South Korea’s development of a hepatitis B vaccine and national prevention strategy focused on newborns
Eun Kyung Choi and Young-Gyung Paik
His argument rested on the prioritising the future of the nation and, thus, the
future generation, rather than the working population in the present. The role
of the current generation was to develop economy and vaccines for the bright
future of the nation.
To begin with, Korean doctors had focused on changes to what
were seen as unhygienic socialpractices rather than vaccination. As the
vaccination strategy became increasingly significant
Balance, malleability and anthropology: historical contexts
Stone's disdain for deconstruction is obvious as he directs readers to an article that has performed a ‘damaging exposure of the many logical flaws in this form of argument’. New Historicism fares slightly better: ‘at first sight a welcome return to the study of the text in its … context’; but it ultimately comes unstuck because, according to Stone, it ‘treats political, institutional and socialpractices as “cultural scripts”, or discursive sets of symbolic systems or codes’. Quite why this is so contemptible is not made explicit by Stone. However, when he comes to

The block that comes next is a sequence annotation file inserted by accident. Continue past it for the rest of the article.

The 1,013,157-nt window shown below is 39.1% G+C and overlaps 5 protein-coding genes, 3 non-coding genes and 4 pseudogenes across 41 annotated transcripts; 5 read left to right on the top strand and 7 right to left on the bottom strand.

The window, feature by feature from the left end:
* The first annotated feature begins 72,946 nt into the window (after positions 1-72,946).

Health as moral economy in the long nineteenth century
/adapt E. P. Thompson's concept of a ‘moral economy’, developed to explain features of social relations at the beginning of the long nineteenth century, to the domain of social medicine. Next, à la Raymond Williams, I begin to consider ‘keywords’, here verbs of existential unacceptability. These are probes for socialpractices, and good ways to chart change.
The first is the ‘complaint’ of my title. Sections three and four explore the nineteenth-century antecedents of general patho-physiological processes that served
This chapter explores how new techniques were developed to measure 'social impairment' in children in light of the Seebohm reforms of 1968 and other legal changes of the early 1970s. These led to major changes in the organisation of educational and social services. The closure of mental deficiency institutions in the wake of the 1959 Mental Health Act, the Seebohm reforms and the slow integration of all children into the education system were transforming ideas about social work. The new theory of autism and the autistic spectrum provided new models for thinking about human social development that were just as detailed and complex as those presented by the psychoanalysts. Lorna Wing's work was important because she developed a new theory of social development that held both political and scientific sway.